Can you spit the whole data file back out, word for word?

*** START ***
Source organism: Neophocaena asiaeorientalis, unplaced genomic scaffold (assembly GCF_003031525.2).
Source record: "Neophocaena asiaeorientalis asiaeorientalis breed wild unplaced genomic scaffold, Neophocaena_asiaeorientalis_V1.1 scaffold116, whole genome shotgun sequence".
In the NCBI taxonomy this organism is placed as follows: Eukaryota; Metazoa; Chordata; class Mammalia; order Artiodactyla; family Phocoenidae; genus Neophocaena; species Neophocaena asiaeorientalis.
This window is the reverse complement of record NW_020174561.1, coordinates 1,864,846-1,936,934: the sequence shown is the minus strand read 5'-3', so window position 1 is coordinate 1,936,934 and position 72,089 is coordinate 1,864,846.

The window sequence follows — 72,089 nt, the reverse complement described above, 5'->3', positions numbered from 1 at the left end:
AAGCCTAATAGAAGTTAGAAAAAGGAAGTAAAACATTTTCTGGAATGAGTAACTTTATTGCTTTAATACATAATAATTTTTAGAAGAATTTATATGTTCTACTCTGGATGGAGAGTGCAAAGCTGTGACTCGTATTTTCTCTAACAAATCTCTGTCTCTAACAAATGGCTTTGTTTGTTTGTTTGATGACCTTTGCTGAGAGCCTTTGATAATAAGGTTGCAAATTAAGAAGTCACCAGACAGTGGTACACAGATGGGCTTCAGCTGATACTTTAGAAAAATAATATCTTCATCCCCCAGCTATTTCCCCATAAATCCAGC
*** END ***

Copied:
Source organism: Neophocaena asiaeorientalis, unplaced genomic scaffold (assembly GCF_003031525.2).
Source record: "Neophocaena asiaeorientalis asiaeorientalis breed wild unplaced genomic scaffold, Neophocaena_asiaeorientalis_V1.1 scaffold116, whole genome shotgun sequence".
In the NCBI taxonomy this organism is placed as follows: Eukaryota; Metazoa; Chordata; class Mammalia; order Artiodactyla; family Phocoenidae; genus Neophocaena; species Neophocaena asiaeorientalis.
This window is the reverse complement of record NW_020174561.1, coordinates 1,864,846-1,936,934: the sequence shown is the minus strand read 5'-3', so window position 1 is coordinate 1,936,934 and position 72,089 is coordinate 1,864,846.

The window sequence follows — 72,089 nt, the reverse complement described above, 5'->3', positions numbered from 1 at the left end:
AAGCCTAATAGAAGTTAGAAAAAGGAAGTAAAACATTTTCTGGAATGAGTAACTTTATTGCTTTAATACATAATAATTTTTAGAAGAATTTATATGTTCTACTCTGGATGGAGAGTGCAAAGCTGTGACTCGTATTTTCTCTAACAAATCTCTGTCTCTAACAAATGGCTTTGTTTGTTTGTTTGATGACCTTTGCTGAGAGCCTTTGATAATAAGGTTGCAAATTAAGAAGTCACCAGACAGTGGTACACAGATGGGCTTCAGCTGATACTTTAGAAAAATAATATCTTCATCCCCCAGCTATTTCCCCATAAATCCAGC